It’s been amazing to watch news of Downing Street’s new Twitter account spreading round the planet. Reaction on blogs and Twitter itself has been a combination of ‘awesome!’, ‘boring!’ and ‘validates Twitter as a proper comms channel’.
But it poses an interesting question. Should a corporate channel like /downingstreet be following other people, or is it purely a one-way service? So far, I can’t decide.
Let’s be realistic: Gordon Brown doesn’t want to know what your cat had for breakfast, and deep down, you all know that. But it’s the done thing on Twitter: everyone follows everyone else. It might make people feel loved, if they see their picture embedded into the No10 page’s sidebar. It doesn’t take much effort to add people, and hey – nobody’s forcing you to read it.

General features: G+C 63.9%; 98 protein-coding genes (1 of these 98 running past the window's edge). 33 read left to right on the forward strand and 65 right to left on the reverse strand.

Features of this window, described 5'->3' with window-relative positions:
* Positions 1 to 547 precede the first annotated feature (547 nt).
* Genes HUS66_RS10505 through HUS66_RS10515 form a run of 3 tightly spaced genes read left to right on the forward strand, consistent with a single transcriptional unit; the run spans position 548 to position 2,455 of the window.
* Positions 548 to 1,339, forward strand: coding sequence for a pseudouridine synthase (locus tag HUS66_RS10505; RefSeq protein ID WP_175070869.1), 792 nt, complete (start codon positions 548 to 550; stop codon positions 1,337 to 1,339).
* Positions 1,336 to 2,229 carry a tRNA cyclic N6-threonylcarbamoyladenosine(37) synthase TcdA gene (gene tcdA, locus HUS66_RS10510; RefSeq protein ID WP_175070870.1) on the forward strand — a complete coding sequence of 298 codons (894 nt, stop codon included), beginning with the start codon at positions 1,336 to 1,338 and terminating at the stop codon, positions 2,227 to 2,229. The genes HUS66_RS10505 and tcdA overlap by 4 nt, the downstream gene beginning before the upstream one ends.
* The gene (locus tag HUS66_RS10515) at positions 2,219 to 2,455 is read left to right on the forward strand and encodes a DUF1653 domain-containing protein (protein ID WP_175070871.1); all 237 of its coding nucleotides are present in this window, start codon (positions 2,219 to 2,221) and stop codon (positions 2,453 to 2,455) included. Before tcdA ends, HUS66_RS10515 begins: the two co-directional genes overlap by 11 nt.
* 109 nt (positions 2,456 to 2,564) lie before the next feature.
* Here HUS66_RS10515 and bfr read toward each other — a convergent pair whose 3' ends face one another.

Looking at it coldly then, I can’t help feeling it’s a pointless token gesture. But – and it’s a big ‘but’ – look at what’s happening across the Atlantic. Barack Obama has 19,000 followers and almost the same number of ‘following’ – each of whom gets to see their picture on his profile. Hillary Clinton takes the ‘follow no-one’ approach, and has a mere 2,400 followers. And which campaign gets plaudits for its voter engagement?
Maybe that’s the point. Twitter represents a pretty deep level of ‘buy in’ to a person or a thing, much deeper than a blog subscription or email signup. You’re asking to know the minutiae on a real-time basis. By definition, it’s a more personal, touchy-feely environment. Maybe it’s the touchy-feely criteria which should matter most.
What do the rest of you think?